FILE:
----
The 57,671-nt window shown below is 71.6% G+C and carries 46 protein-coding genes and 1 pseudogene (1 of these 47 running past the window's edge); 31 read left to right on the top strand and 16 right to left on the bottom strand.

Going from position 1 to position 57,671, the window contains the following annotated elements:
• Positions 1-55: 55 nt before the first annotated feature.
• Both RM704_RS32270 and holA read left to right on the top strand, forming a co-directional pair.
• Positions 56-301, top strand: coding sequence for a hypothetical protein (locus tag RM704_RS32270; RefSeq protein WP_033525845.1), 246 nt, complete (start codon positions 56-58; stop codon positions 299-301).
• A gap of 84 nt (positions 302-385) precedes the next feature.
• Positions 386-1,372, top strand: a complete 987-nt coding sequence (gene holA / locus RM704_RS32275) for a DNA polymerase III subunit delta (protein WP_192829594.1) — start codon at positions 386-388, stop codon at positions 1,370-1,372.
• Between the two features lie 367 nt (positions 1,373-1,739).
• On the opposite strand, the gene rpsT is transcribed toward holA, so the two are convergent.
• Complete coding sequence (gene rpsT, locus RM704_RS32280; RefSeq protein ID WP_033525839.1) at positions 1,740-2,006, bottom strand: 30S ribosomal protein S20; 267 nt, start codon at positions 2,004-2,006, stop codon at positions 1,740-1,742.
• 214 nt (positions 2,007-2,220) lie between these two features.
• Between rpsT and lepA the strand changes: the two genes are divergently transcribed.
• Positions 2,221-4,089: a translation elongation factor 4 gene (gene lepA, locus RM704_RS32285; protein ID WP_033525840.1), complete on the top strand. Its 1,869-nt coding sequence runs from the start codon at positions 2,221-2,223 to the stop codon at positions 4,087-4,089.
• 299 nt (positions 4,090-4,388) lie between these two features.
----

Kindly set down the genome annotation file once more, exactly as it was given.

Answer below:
The 57,671-nt window shown below is 71.6% G+C and carries 46 protein-coding genes and 1 pseudogene (1 of these 47 running past the window's edge); 31 read left to right on the top strand and 16 right to left on the bottom strand.

Going from position 1 to position 57,671, the window contains the following annotated elements:
• Positions 1-55: 55 nt before the first annotated feature.
• Both RM704_RS32270 and holA read left to right on the top strand, forming a co-directional pair.
• Positions 56-301, top strand: coding sequence for a hypothetical protein (locus tag RM704_RS32270; RefSeq protein WP_033525845.1), 246 nt, complete (start codon positions 56-58; stop codon positions 299-301).
• A gap of 84 nt (positions 302-385) precedes the next feature.
• Positions 386-1,372, top strand: a complete 987-nt coding sequence (gene holA / locus RM704_RS32275) for a DNA polymerase III subunit delta (protein WP_192829594.1) — start codon at positions 386-388, stop codon at positions 1,370-1,372.
• Between the two features lie 367 nt (positions 1,373-1,739).
• On the opposite strand, the gene rpsT is transcribed toward holA, so the two are convergent.
• Complete coding sequence (gene rpsT, locus RM704_RS32280; RefSeq protein ID WP_033525839.1) at positions 1,740-2,006, bottom strand: 30S ribosomal protein S20; 267 nt, start codon at positions 2,004-2,006, stop codon at positions 1,740-1,742.
• 214 nt (positions 2,007-2,220) lie between these two features.
• Between rpsT and lepA the strand changes: the two genes are divergently transcribed.
• Positions 2,221-4,089: a translation elongation factor 4 gene (gene lepA, locus RM704_RS32285; protein ID WP_033525840.1), complete on the top strand. Its 1,869-nt coding sequence runs from the start codon at positions 2,221-2,223 to the stop codon at positions 4,087-4,089.
• 299 nt (positions 4,090-4,388) lie between these two features.